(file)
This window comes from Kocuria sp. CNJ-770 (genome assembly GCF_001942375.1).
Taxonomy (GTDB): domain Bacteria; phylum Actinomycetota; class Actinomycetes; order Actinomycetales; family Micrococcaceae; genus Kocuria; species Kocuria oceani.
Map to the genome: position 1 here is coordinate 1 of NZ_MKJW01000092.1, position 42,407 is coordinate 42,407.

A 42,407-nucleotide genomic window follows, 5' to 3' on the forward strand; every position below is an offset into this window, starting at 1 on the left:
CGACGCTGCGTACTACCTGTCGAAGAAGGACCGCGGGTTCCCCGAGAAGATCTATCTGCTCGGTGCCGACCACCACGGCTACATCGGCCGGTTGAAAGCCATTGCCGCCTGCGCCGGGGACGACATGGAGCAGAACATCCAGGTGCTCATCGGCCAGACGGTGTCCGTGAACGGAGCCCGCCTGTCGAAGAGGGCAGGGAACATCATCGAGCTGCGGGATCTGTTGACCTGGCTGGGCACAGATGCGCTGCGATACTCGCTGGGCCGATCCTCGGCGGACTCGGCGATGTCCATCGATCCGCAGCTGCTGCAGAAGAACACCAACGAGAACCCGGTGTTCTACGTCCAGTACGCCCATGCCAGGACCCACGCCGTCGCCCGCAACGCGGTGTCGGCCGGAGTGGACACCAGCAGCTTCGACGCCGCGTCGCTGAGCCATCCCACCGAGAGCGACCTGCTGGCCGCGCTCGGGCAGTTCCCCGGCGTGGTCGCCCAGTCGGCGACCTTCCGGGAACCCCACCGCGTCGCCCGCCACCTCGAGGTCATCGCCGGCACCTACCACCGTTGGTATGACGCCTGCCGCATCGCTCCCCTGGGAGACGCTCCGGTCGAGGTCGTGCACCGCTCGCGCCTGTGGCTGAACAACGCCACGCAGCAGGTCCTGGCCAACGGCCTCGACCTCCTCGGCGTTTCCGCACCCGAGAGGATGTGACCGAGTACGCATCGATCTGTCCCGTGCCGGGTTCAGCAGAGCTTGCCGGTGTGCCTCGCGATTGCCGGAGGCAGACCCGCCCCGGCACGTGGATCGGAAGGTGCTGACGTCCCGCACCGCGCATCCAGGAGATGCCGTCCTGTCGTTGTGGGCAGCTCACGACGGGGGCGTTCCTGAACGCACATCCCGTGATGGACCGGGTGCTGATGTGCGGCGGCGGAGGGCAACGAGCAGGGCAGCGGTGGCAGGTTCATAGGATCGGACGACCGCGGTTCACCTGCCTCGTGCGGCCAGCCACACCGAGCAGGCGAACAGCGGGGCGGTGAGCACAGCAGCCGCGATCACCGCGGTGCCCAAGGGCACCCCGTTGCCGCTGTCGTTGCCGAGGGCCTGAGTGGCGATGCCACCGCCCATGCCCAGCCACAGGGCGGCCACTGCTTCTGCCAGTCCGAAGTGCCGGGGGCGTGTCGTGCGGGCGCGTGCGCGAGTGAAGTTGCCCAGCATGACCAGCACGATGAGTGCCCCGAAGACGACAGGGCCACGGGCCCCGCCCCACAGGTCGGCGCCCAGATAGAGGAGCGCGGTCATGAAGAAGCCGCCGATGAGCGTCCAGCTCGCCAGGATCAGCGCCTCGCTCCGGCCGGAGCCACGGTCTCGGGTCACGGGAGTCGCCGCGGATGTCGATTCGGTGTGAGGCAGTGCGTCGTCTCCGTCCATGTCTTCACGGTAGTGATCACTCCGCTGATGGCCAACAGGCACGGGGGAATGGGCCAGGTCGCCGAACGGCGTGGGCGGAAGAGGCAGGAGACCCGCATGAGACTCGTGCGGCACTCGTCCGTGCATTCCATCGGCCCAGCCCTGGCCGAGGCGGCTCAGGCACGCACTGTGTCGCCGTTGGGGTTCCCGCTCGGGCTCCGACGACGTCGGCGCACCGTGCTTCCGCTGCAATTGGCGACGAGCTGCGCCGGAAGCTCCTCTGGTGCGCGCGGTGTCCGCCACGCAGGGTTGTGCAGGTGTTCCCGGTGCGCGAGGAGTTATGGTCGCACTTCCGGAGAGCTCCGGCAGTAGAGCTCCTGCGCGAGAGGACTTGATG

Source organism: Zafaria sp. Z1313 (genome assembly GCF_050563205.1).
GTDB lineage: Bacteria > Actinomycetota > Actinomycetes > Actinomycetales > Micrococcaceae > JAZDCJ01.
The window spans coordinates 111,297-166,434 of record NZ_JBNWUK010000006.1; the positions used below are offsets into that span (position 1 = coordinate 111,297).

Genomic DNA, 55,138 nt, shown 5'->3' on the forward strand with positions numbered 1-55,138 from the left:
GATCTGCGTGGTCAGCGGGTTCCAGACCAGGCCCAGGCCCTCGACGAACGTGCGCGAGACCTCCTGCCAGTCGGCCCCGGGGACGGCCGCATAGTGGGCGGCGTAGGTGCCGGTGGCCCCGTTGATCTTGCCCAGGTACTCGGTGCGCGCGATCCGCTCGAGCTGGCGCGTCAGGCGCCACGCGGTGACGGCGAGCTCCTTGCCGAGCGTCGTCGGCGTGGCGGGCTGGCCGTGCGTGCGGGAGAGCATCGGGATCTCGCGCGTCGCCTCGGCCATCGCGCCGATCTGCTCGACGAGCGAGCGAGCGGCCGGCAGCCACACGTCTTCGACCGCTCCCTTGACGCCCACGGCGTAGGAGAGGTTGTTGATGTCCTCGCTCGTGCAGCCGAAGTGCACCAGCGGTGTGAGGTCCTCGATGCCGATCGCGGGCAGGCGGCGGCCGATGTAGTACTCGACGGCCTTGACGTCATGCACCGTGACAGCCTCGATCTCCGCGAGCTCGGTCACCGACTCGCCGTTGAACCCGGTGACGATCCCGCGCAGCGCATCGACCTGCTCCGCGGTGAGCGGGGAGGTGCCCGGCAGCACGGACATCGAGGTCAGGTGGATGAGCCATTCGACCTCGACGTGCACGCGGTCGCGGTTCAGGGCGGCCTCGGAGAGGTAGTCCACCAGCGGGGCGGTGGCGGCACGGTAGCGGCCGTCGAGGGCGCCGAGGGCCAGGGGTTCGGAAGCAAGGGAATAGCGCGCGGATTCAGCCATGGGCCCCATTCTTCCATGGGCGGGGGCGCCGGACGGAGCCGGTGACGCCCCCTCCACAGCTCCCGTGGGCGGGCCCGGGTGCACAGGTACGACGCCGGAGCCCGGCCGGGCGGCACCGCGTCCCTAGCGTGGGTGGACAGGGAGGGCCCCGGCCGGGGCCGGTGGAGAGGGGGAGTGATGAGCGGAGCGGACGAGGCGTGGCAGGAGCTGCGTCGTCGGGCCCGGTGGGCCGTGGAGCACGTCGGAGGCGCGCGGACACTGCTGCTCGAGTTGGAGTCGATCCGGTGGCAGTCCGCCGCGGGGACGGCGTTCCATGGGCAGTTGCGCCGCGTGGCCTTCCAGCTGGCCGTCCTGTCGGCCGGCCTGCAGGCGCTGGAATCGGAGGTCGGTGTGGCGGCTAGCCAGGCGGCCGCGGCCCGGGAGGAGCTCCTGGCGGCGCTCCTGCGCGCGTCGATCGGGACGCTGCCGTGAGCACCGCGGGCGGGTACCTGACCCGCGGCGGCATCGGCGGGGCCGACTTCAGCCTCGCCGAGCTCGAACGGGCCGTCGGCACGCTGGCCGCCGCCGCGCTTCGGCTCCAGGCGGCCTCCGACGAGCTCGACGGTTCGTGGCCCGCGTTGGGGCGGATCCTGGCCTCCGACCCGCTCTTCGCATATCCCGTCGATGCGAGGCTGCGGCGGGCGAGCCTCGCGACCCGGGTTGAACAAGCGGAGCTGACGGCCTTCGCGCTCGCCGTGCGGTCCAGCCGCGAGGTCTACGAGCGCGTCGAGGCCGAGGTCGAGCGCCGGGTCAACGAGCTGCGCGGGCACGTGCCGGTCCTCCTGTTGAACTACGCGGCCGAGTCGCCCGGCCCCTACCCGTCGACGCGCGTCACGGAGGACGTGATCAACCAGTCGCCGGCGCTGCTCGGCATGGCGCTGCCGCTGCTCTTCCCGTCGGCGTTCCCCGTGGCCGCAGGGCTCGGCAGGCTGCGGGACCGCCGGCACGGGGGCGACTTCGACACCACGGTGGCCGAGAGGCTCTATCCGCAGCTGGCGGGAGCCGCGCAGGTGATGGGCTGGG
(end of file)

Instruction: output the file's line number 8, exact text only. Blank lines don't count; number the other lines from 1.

The window spans coordinates 111,297-166,434 of record NZ_JBNWUK010000006.1; the positions used below are offsets into that span (position 1 = coordinate 111,297).